Five students stood out in this year’s Three-Minute Thesis competition, an annual event sponsored by the Graduate School.
Tackling topics from Pippi Longstocking to animal predators, and distilling down years of their research into the briefest of presentations, five students stood out in this year’s Three-Minute Thesis (3MT ®) competition, an annual event sponsored by the Graduate School.
With just one slide and 180 seconds to explain his work of the last four years and nine months, Amey Khanolkar, the all-campus champion, took his final audience—about 75 alumni and donors on the UW Foundation Board—on a journey into quantum mechanics and his doctoral work with the phonon (a quantum of sound or vibratory energy.)
Joining Khanolkar and the other top contenders in the campuswide contest, social work master’s student Benjamin Beach talked about his study of juvenile diversion programs—alternatives to criminal court—and his exploration of how they work and how they are legally authorized. Then Carol Bogezij, a College of the Environment Ph.D. candidate, talked about how wolves and cougars interact with the modern Washington ranch.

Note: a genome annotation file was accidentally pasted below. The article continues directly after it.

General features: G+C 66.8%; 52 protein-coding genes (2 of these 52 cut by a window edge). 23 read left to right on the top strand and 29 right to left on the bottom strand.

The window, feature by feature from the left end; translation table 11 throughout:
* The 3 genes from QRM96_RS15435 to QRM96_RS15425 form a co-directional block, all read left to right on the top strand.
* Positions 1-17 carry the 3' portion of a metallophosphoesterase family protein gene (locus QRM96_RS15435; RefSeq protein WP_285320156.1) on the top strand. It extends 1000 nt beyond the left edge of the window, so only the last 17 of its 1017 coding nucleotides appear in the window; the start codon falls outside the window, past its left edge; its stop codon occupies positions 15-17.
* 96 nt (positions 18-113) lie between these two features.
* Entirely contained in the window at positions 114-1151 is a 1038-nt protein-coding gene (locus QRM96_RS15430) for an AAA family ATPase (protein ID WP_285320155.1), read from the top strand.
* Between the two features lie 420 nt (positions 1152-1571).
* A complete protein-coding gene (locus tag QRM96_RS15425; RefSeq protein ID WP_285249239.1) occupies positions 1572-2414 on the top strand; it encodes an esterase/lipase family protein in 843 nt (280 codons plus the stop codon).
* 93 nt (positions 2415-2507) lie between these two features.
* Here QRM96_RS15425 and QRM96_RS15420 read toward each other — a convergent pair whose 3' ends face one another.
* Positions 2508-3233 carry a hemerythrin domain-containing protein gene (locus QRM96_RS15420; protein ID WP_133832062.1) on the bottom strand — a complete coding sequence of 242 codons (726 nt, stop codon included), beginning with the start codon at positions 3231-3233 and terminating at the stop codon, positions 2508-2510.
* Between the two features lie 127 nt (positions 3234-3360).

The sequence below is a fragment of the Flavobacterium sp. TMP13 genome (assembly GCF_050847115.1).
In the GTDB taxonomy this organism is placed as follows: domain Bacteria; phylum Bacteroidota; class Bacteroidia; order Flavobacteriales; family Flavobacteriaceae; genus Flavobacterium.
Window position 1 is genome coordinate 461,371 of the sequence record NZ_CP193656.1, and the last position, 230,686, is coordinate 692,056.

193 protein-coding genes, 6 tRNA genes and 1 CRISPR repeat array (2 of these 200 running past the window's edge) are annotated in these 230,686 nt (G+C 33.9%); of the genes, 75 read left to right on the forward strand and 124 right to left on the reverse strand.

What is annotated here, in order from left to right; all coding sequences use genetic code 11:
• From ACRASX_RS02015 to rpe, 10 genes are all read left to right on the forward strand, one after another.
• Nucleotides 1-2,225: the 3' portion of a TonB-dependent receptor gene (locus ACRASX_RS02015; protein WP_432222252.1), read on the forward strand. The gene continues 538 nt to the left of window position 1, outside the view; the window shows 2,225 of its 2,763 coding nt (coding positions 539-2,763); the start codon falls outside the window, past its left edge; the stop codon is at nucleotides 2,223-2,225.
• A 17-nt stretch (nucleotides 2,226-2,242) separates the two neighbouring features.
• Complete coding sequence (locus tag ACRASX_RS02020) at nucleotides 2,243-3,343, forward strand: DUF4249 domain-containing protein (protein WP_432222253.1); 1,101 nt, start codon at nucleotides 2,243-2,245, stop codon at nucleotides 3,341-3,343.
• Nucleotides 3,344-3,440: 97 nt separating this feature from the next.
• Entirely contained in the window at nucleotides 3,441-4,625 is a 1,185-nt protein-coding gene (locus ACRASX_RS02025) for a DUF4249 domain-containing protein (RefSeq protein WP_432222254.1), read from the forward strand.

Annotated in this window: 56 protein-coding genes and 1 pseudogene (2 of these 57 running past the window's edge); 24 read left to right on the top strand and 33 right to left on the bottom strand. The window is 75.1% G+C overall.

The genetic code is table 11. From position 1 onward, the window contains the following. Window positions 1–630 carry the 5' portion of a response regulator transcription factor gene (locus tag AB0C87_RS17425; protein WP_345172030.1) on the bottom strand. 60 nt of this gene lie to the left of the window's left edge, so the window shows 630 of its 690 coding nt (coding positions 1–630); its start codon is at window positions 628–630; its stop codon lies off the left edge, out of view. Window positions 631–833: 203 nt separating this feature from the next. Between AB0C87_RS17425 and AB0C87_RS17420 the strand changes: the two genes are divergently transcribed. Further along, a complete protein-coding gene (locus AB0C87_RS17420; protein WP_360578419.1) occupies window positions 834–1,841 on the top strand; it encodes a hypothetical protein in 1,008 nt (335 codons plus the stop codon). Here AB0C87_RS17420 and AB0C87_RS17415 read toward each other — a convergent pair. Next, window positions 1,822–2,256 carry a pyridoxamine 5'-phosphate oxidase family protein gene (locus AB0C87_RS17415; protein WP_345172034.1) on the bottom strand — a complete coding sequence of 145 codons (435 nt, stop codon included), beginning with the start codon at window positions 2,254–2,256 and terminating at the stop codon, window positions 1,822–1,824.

Liina-Ly Roos steered the room into Scandinavia with her study of children in Nordic cinema and literature.
“These graduate students are on the forefront of our research and learning ecosystems,” said Kelly Edwards, associate dean in the Graduate School. They help the University attract top faculty and they take on challenges for the world.
While each thesis brought the audience to the edge of their seats, mechanical engineering student Evan Schuster took home the event’s $3,000 prize. The master’s student is developing a walking cane that provides haptic biofeedback.